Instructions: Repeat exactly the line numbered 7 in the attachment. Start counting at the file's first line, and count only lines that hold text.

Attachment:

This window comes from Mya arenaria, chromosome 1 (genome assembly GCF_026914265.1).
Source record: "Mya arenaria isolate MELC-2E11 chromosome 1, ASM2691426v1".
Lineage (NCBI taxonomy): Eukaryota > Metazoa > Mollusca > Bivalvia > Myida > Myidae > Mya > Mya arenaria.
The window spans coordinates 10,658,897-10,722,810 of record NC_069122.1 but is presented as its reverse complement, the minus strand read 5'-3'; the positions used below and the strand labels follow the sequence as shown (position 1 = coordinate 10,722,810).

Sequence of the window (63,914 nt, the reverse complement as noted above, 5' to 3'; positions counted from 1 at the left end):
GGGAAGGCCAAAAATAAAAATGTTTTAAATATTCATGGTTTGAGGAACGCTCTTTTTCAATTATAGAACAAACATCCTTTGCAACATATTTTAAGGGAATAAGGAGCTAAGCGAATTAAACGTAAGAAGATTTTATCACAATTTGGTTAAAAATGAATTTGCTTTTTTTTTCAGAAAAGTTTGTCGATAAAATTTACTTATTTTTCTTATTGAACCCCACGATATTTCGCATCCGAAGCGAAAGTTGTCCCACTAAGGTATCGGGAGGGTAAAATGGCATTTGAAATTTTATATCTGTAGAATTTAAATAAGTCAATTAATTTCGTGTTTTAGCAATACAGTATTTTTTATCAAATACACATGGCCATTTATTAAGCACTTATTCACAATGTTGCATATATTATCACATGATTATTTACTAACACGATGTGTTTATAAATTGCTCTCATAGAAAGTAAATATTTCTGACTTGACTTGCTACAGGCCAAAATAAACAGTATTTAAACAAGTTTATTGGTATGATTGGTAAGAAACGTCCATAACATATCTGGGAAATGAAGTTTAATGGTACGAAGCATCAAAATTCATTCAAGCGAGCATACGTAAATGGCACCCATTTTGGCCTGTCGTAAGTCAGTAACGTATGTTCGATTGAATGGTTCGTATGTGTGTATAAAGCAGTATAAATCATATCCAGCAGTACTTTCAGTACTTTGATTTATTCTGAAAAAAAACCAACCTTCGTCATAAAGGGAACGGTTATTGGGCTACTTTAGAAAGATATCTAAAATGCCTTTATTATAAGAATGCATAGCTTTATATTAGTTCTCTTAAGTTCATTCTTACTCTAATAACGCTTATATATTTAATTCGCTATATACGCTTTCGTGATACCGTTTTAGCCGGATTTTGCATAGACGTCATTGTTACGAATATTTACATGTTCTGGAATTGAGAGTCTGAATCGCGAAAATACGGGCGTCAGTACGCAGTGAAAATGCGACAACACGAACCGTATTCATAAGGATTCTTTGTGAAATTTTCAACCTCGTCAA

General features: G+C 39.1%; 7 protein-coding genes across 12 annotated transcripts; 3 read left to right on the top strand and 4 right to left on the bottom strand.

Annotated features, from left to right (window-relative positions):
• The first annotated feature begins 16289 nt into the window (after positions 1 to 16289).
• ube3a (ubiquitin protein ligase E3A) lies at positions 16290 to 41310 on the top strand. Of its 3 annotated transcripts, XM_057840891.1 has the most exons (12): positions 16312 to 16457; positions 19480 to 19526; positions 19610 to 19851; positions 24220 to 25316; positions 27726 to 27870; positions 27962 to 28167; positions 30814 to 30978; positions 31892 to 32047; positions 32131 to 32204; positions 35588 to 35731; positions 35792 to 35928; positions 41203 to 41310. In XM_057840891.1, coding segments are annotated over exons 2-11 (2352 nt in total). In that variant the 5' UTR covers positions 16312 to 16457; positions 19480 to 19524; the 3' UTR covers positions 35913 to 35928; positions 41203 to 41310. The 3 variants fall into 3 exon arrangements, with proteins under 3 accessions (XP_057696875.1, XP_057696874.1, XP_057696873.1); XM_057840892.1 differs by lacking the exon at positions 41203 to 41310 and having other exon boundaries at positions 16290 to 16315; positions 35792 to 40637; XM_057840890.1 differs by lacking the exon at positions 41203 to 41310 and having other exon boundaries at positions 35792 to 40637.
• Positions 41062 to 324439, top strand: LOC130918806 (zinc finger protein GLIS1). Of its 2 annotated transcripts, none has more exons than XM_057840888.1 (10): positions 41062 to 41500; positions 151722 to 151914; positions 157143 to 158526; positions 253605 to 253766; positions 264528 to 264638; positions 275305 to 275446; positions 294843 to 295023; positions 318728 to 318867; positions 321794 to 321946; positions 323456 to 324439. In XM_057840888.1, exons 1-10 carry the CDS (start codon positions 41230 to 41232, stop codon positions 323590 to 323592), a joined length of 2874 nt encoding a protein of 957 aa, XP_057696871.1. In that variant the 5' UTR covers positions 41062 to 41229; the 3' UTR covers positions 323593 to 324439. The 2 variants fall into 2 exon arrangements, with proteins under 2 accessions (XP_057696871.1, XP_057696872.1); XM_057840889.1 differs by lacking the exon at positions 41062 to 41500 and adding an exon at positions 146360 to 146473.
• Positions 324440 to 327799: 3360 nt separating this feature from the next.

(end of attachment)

General features: G+C 39.1%; 7 protein-coding genes across 12 annotated transcripts; 3 read left to right on the top strand and 4 right to left on the bottom strand.